The COVID-19 pandemic has affected few coaches in a more dramatic and disappointing fashion than Blue Springs High School’s Joe Cusack.


The track and field head coach – whose Wildcats team brought home state hardware in seven consecutive seasons, including state titles in 2014, 2015 and 2017 – saw the coronavirus not only take away a promising 2020 track season, it robbed the high school’s girls basketball team of a state final four appearance.


“I’m an assistant coach on our girls basketball team, and I’ve never seen a team peak at a better time of the season than our girls did this year,” Cusack said by phone Wednesday.


“We had those dramatic wins over Lee’s Summit West – a team that beat us twice in the regular season – and (undefeated) Liberty, and we were primed and ready to go to the final four when the coronavirus quarantine shut down everything.


“I tell you, my heart ached for our girls. They had worked so hard all season and we were the underdogs basically every time we stepped out on the court in the postseason, and they found a win to win.


“Now, all we have are memories of a great season and the sense of wondering what might have been had it not been for the quarantine.”


Cusack said he and head coach Mark Spigarelli and varsity assistant Roger Lower were crossing their fingers in hopes of some type of amended final four.


“We heard it might be moved back, they might play it like they did the quarterfinal game with just 30 fans in the stands, but it never happened,” Cusack said. “It’s the seniors on that team, and all the seniors on our track and field team, I feel the worst for. It’s some small condolence to the girls that they had a great season, with a disappointing ending, but the guys will never know what might have happened this season and that’s tough.”


Cusack initially reached out to all 131 members of his boys track and field team to let them know about his disappointment – and to tell them that he would always be there for them, even if it was by email, other forms of social media or by phone.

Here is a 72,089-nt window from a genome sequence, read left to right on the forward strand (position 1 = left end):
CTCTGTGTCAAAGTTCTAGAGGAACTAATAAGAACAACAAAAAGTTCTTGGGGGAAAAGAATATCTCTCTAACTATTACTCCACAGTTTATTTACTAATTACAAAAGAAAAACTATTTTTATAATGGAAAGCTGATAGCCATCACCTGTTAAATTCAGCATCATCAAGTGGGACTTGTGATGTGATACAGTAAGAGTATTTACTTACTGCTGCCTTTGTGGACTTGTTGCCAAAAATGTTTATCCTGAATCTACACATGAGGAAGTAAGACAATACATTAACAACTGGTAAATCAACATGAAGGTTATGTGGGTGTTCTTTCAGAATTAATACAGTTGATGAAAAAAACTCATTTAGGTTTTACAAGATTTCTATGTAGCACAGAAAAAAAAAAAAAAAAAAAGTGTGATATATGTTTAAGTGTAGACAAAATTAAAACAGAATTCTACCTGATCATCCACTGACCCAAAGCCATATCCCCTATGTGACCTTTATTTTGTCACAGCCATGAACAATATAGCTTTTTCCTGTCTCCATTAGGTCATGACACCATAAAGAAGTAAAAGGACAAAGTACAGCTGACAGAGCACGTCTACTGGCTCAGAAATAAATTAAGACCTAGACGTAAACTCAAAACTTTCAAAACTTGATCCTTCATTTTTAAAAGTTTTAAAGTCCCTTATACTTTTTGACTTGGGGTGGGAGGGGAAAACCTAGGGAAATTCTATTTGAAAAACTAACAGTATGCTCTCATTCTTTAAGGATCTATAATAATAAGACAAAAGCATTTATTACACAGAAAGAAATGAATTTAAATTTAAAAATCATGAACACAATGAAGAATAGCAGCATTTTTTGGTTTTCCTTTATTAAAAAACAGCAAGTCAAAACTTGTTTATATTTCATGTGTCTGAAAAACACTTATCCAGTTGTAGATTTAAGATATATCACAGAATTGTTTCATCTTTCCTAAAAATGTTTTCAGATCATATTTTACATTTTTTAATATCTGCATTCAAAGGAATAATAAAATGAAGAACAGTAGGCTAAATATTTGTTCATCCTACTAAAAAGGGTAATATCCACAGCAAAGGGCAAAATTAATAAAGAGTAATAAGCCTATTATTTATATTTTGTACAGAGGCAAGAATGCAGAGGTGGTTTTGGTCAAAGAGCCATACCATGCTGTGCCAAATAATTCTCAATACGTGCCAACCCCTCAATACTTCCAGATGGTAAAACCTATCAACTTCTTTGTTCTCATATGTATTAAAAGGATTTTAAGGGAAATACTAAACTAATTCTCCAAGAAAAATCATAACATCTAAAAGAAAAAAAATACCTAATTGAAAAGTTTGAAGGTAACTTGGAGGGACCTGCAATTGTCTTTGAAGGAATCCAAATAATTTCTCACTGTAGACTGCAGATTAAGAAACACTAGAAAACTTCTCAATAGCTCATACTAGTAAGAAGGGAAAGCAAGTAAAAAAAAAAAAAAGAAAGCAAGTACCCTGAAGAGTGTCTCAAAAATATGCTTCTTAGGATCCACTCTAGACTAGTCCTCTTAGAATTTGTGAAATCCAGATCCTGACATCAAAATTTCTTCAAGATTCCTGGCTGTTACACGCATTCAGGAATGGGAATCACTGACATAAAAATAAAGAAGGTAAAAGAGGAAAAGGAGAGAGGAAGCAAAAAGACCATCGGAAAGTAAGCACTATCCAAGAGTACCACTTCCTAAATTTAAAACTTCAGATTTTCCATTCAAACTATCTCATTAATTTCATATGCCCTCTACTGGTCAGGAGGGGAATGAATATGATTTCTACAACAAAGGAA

“I think we had a good shot at getting back to the podium at state because we had one of the deepest groups of runners on our relay events since I’ve been here,” he said. “The 4-by-100, 4-by-200 and 4-by-400 were strong – really strong – and we have some guys who were strong in those individual distance events.


“But now, I’m just keeping it low key. I don’t want to keep calling and reminding them of what we’re all missing out on. I’ve seen some tweets where coaches are showing their own photos from their senior years, and that seems like rubbing salt in the wound to me. If I just lost my senior year, I don’t want to see someone all smiling and happy because they got to compete in their senior year.”


So what does a coach known for his boundless supply of energy do with all this free time on his hands?


“You can only watch so much ‘Better Call Saul,’ and ‘Breaking Bad,’ and all the other stuff on Netflix,” he said. “I’ve been looking at the weather, and I don’t think we would have had a meet postponed or even had a meet when it was cold because the weather has been so great.


“We would have been at Kirkwood (Mo.) last weekend and we were scheduled to compete at Ladue (Mo.) this upcoming weekend, and I get up every day and think, ‘Man, this would be a great day for a meet.’


“But you know what? I’m right now I’m hoping we get football in next fall and basketball in next winter. I don’t think anyone really knows what’s going to happen with this stuff – it’s all like a bad movie, and I want it to end.”